At the end of the file, add the following line:

/etc/named.conf — 4 of 4
include “/etc/named/named.conf.local”;
Now save and exit named.conf. The above configuration specifies that only your own servers (the “trusted” ones) will be able to query your DNS server.

Next, we will configure the local file, to specify our DNS zones.

Save and exit named.conf.

Now edit the named.conf.local file:

sudo chmod 755 /etc/named
sudo vi /etc/named/named.conf.local
Define slave zones that correspond to the master zones on the primary DNS server. Note that the type is “slave”, the file does not contain a path, and there is a masters directive which should be set to the primary DNS server’s private IP. If you defined multiple reverse zones in the primary DNS server, make sure to add them all here:

/etc/named/named.conf.local
zone “nyc3.example.com” {
type slave;
file “slaves/db.nyc3.example.com”;
masters { 10.128.10.11; }; # ns1 private IP
};

zone “128.10.in-addr.arpa” {
type slave;
file “slaves/db.10.128”;
masters { 10.128.10.11; }; # ns1 private IP
};
Now save and exit named.conf.local.

Run the following command to check the validity of your configuration files:

sudo named-checkconf
Once that checks out, start BIND:

sudo systemctl start named
Enable BIND to start on boot:

sudo systemctl enable named
Now you have primary and secondary DNS servers for private network name and IP address resolution. Now you must configure your servers to use your private DNS servers.

Configure DNS Clients
Before all of your servers in the “trusted” ACL can query your DNS servers, you must configure each of them to use ns1 and ns2 as nameservers. This process varies depending on OS, but for most Linux distributions it involves adding your name servers to the /etc/resolv.conf file.

CentOS Clients
On CentOS, RedHat, and Fedora Linux VPS, simply edit the resolv.conf file:

sudo vi /etc/resolv.conf
Then add the following lines to the TOP of the file (substitute your private domain, and ns1 and ns2 private IP addresses):

/etc/resolv.conf
search nyc3.example.com # your private domain
nameserver 10.128.10.11 # ns1 private IP address
nameserver 10.128.20.12 # ns2 private IP address
Now save and exit. Your client is now configured to use your DNS servers.

Ubuntu Clients
On Ubuntu and Debian Linux VPS, you can edit the head file, which is prepended to resolv.conf on boot:

sudo vi /etc/resolvconf/resolv.conf.d/head
Add the following lines to the file (substitute your private domain, and ns1 and ns2 private IP addresses):

/etc/resolvconf/resolv.conf.d/head
search nyc3.example.com # your private domain
nameserver 10.128.10.11 # ns1 private IP address
nameserver 10.128.20.12 # ns2 private IP address
Now run resolvconf to generate a new resolv.conf file:

sudo resolvconf -u
Your client is now configured to use your DNS servers.

Test Clients
Use nslookup—included in the “bind-utils” package—to test if your clients can query your name servers. You should be able to do this on all of the clients that you have configured and are in the “trusted” ACL.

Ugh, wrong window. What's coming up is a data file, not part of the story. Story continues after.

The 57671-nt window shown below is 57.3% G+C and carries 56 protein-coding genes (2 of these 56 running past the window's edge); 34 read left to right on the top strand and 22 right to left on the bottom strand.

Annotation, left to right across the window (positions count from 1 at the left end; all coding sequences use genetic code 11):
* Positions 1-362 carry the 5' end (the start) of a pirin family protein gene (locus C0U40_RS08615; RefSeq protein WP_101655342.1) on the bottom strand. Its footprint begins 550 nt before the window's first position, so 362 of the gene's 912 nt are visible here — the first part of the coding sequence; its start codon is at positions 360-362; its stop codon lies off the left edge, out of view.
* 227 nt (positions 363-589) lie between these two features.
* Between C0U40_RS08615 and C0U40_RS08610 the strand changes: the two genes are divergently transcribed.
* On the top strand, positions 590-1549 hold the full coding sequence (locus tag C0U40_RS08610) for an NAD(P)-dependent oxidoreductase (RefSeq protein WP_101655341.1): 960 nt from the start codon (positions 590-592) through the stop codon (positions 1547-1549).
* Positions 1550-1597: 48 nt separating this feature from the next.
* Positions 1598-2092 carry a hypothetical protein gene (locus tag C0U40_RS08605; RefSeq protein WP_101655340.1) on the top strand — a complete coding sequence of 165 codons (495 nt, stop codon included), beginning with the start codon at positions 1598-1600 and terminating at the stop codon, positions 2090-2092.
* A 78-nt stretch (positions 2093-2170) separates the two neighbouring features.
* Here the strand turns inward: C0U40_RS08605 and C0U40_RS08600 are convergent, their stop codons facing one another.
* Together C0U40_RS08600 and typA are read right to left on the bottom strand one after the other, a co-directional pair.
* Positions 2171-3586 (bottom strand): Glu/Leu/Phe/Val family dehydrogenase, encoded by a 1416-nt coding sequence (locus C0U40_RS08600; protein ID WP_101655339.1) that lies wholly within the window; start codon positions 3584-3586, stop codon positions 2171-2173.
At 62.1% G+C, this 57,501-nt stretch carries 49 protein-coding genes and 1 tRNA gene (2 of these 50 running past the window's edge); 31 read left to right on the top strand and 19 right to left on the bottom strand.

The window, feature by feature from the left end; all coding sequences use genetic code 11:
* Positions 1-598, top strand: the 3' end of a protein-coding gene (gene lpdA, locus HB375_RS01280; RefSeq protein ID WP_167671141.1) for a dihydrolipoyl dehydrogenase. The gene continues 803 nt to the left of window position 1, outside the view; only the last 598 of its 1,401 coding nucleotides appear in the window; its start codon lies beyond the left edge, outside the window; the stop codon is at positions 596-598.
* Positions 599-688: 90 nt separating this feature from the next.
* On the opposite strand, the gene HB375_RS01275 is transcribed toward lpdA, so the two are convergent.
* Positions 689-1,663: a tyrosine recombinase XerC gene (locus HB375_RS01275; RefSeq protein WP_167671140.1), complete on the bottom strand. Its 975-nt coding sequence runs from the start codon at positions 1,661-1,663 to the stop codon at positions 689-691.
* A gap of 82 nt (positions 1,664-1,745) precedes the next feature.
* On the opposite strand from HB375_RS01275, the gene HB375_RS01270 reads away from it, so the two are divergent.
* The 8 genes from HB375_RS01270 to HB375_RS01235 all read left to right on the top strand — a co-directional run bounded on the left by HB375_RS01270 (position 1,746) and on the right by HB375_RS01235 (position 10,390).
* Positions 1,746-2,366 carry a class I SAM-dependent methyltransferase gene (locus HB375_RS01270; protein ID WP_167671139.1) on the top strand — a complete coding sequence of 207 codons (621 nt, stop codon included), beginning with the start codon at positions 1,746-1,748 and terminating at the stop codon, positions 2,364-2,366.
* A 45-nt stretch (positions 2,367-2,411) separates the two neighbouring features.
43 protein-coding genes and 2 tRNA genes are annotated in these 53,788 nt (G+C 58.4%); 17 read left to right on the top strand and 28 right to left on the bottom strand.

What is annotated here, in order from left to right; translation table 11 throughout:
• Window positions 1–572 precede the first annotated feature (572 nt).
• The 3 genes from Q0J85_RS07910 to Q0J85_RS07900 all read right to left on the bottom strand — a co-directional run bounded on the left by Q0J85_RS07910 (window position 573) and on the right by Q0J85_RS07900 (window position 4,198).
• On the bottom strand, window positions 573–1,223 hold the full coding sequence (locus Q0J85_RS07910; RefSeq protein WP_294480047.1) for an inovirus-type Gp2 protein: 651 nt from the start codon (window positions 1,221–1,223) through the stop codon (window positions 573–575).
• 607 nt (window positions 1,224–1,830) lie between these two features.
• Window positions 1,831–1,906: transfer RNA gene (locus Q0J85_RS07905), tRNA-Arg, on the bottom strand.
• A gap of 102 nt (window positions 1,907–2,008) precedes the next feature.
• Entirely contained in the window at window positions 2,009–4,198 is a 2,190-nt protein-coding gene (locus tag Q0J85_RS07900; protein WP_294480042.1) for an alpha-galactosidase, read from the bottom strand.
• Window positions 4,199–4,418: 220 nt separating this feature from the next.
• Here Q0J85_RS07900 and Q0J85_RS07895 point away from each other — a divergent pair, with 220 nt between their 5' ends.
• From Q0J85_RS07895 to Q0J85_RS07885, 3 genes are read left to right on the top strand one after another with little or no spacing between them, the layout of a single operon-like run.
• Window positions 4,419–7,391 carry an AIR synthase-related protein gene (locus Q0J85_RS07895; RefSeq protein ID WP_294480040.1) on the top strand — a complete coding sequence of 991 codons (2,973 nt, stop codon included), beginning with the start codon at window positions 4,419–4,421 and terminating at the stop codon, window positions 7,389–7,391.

Forward Lookup
For example, we can perform a forward lookup to retrieve the IP address of host1.nyc3.example.com by running the following command:

nslookup host1
Querying “host1” expands to “host1.nyc3.example.com because of the search option is set to your private subdomain, and DNS queries will attempt to look on that subdomain before looking for the host elsewhere. The output of the command above would look like the following:

Output:
Server: 10.128.10.11
Address: 10.128.10.11#53

Name: host1.nyc3.example.com
Address: 10.128.100.101
Reverse Lookup
To test the reverse lookup, query the DNS server with host1’s private IP address:

nslookup 10.128.100.101
You should see output that looks like the following:

Output:
Server: 10.128.10.11
Address: 10.128.10.11#53

11.10.128.10.in-addr.arpa name = host1.nyc3.example.com.
If all of the names and IP addresses resolve to the correct values, that means that your zone files are configured properly. If you receive unexpected values, be sure to review the zone files on your primary DNS server (e.g. db.nyc3.example.com and db.10.128).

Congratulations! Your internal DNS servers are now set up properly! Now we will cover maintaining your zone records.

Maintaining DNS Records
Now that you have a working internal DNS, you need to maintain your DNS records so they accurately reflect your server environment.

Adding Host to DNS
Whenever you add a host to your environment (in the same datacenter), you will want to add it to DNS. Here is a list of steps that you need to take:

Primary Nameserver
Forward zone file: Add an “A” record for the new host, increment the value of “Serial”
Reverse zone file: Add a “PTR” record for the new host, increment the value of “Serial”
Add your new host’s private IP address to the “trusted” ACL (named.conf.options)
Then reload BIND:

sudo systemctl reload named
Secondary Nameserver
Add your new host’s private IP address to the “trusted” ACL (named.conf.options)
Then reload BIND: